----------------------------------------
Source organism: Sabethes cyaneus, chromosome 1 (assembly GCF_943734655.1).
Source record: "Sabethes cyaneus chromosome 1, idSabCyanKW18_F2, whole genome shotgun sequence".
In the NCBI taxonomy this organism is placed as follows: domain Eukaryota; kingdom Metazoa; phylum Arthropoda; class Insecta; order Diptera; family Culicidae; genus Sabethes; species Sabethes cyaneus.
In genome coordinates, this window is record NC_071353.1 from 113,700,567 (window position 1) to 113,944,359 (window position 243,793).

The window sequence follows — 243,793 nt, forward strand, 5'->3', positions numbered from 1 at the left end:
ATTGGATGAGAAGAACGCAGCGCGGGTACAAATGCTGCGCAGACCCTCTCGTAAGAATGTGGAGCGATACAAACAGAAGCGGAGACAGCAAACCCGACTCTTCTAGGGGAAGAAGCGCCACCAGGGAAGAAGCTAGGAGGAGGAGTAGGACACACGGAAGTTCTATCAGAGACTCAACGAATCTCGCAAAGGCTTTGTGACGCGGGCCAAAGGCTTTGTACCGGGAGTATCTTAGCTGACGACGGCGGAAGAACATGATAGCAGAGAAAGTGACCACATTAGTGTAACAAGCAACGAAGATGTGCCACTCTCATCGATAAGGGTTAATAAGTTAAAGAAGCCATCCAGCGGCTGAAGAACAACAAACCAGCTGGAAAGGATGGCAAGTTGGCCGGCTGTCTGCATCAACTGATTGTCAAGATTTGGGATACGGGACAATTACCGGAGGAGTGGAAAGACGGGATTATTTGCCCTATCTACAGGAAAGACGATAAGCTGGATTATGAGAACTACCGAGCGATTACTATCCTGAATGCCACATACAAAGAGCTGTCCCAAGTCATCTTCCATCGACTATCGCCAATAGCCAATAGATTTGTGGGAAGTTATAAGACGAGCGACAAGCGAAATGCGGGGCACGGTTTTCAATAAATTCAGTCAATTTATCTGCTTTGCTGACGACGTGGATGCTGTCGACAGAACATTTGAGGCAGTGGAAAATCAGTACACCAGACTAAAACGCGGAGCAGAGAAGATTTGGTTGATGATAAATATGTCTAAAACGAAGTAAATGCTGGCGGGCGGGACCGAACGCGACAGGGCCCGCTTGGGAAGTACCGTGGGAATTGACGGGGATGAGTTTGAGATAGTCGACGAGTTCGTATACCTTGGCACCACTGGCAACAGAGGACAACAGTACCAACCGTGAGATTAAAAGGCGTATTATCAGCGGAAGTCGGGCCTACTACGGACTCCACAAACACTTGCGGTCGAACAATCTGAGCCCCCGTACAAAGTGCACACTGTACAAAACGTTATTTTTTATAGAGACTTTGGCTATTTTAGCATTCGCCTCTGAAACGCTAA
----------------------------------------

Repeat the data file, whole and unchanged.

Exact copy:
Source organism: Sabethes cyaneus, chromosome 1 (assembly GCF_943734655.1).
Source record: "Sabethes cyaneus chromosome 1, idSabCyanKW18_F2, whole genome shotgun sequence".
In the NCBI taxonomy this organism is placed as follows: domain Eukaryota; kingdom Metazoa; phylum Arthropoda; class Insecta; order Diptera; family Culicidae; genus Sabethes; species Sabethes cyaneus.
In genome coordinates, this window is record NC_071353.1 from 113,700,567 (window position 1) to 113,944,359 (window position 243,793).

The window sequence follows — 243,793 nt, forward strand, 5'->3', positions numbered from 1 at the left end:
ATTGGATGAGAAGAACGCAGCGCGGGTACAAATGCTGCGCAGACCCTCTCGTAAGAATGTGGAGCGATACAAACAGAAGCGGAGACAGCAAACCCGACTCTTCTAGGGGAAGAAGCGCCACCAGGGAAGAAGCTAGGAGGAGGAGTAGGACACACGGAAGTTCTATCAGAGACTCAACGAATCTCGCAAAGGCTTTGTGACGCGGGCCAAAGGCTTTGTACCGGGAGTATCTTAGCTGACGACGGCGGAAGAACATGATAGCAGAGAAAGTGACCACATTAGTGTAACAAGCAACGAAGATGTGCCACTCTCATCGATAAGGGTTAATAAGTTAAAGAAGCCATCCAGCGGCTGAAGAACAACAAACCAGCTGGAAAGGATGGCAAGTTGGCCGGCTGTCTGCATCAACTGATTGTCAAGATTTGGGATACGGGACAATTACCGGAGGAGTGGAAAGACGGGATTATTTGCCCTATCTACAGGAAAGACGATAAGCTGGATTATGAGAACTACCGAGCGATTACTATCCTGAATGCCACATACAAAGAGCTGTCCCAAGTCATCTTCCATCGACTATCGCCAATAGCCAATAGATTTGTGGGAAGTTATAAGACGAGCGACAAGCGAAATGCGGGGCACGGTTTTCAATAAATTCAGTCAATTTATCTGCTTTGCTGACGACGTGGATGCTGTCGACAGAACATTTGAGGCAGTGGAAAATCAGTACACCAGACTAAAACGCGGAGCAGAGAAGATTTGGTTGATGATAAATATGTCTAAAACGAAGTAAATGCTGGCGGGCGGGACCGAACGCGACAGGGCCCGCTTGGGAAGTACCGTGGGAATTGACGGGGATGAGTTTGAGATAGTCGACGAGTTCGTATACCTTGGCACCACTGGCAACAGAGGACAACAGTACCAACCGTGAGATTAAAAGGCGTATTATCAGCGGAAGTCGGGCCTACTACGGACTCCACAAACACTTGCGGTCGAACAATCTGAGCCCCCGTACAAAGTGCACACTGTACAAAACGTTATTTTTTATAGAGACTTTGGCTATTTTAGCATTCGCCTCTGAAACGCTAA